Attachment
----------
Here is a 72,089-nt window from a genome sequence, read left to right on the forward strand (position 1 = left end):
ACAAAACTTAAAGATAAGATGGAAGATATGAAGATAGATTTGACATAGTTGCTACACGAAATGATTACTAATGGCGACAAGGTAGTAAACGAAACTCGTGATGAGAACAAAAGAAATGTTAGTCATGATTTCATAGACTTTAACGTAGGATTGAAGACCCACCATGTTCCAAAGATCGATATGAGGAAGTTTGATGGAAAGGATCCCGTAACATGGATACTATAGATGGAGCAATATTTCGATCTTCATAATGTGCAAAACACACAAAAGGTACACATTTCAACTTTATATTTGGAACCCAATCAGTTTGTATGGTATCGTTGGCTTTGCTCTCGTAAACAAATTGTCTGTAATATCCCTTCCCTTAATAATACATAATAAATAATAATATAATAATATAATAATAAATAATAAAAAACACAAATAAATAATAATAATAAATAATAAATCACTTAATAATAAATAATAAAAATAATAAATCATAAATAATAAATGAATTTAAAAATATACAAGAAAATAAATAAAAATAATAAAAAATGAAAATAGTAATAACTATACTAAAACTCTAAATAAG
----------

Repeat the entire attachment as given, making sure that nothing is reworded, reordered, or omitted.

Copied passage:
Here is a 72,089-nt window from a genome sequence, read left to right on the forward strand (position 1 = left end):
ACAAAACTTAAAGATAAGATGGAAGATATGAAGATAGATTTGACATAGTTGCTACACGAAATGATTACTAATGGCGACAAGGTAGTAAACGAAACTCGTGATGAGAACAAAAGAAATGTTAGTCATGATTTCATAGACTTTAACGTAGGATTGAAGACCCACCATGTTCCAAAGATCGATATGAGGAAGTTTGATGGAAAGGATCCCGTAACATGGATACTATAGATGGAGCAATATTTCGATCTTCATAATGTGCAAAACACACAAAAGGTACACATTTCAACTTTATATTTGGAACCCAATCAGTTTGTATGGTATCGTTGGCTTTGCTCTCGTAAACAAATTGTCTGTAATATCCCTTCCCTTAATAATACATAATAAATAATAATATAATAATATAATAATAAATAATAAAAAACACAAATAAATAATAATAATAAATAATAAATCACTTAATAATAAATAATAAAAATAATAAATCATAAATAATAAATGAATTTAAAAATATACAAGAAAATAAATAAAAATAATAAAAAATGAAAATAGTAATAACTATACTAAAACTCTAAATAAG